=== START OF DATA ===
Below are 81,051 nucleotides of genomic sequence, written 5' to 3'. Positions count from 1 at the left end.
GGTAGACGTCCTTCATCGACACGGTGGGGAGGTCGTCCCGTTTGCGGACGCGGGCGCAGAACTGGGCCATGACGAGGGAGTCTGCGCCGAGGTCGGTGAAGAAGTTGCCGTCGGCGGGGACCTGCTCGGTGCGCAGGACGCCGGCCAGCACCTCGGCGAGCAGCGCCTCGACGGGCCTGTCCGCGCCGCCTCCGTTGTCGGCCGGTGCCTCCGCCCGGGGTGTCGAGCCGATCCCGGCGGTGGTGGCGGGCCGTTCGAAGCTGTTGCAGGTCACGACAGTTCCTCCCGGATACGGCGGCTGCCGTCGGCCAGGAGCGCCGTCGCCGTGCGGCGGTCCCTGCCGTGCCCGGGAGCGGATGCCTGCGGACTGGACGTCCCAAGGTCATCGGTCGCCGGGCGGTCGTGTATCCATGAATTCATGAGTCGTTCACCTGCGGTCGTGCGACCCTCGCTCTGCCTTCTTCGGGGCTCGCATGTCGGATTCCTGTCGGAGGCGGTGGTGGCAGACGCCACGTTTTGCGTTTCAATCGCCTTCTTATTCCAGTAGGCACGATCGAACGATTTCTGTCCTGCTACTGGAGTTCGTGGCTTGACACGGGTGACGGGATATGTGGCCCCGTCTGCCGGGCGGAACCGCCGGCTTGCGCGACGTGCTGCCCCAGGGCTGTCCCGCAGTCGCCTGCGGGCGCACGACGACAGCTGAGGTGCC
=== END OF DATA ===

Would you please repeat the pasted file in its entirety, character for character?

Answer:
Below are 81,051 nucleotides of genomic sequence, written 5' to 3'. Positions count from 1 at the left end.
GGTAGACGTCCTTCATCGACACGGTGGGGAGGTCGTCCCGTTTGCGGACGCGGGCGCAGAACTGGGCCATGACGAGGGAGTCTGCGCCGAGGTCGGTGAAGAAGTTGCCGTCGGCGGGGACCTGCTCGGTGCGCAGGACGCCGGCCAGCACCTCGGCGAGCAGCGCCTCGACGGGCCTGTCCGCGCCGCCTCCGTTGTCGGCCGGTGCCTCCGCCCGGGGTGTCGAGCCGATCCCGGCGGTGGTGGCGGGCCGTTCGAAGCTGTTGCAGGTCACGACAGTTCCTCCCGGATACGGCGGCTGCCGTCGGCCAGGAGCGCCGTCGCCGTGCGGCGGTCCCTGCCGTGCCCGGGAGCGGATGCCTGCGGACTGGACGTCCCAAGGTCATCGGTCGCCGGGCGGTCGTGTATCCATGAATTCATGAGTCGTTCACCTGCGGTCGTGCGACCCTCGCTCTGCCTTCTTCGGGGCTCGCATGTCGGATTCCTGTCGGAGGCGGTGGTGGCAGACGCCACGTTTTGCGTTTCAATCGCCTTCTTATTCCAGTAGGCACGATCGAACGATTTCTGTCCTGCTACTGGAGTTCGTGGCTTGACACGGGTGACGGGATATGTGGCCCCGTCTGCCGGGCGGAACCGCCGGCTTGCGCGACGTGCTGCCCCAGGGCTGTCCCGCAGTCGCCTGCGGGCGCACGACGACAGCTGAGGTGCC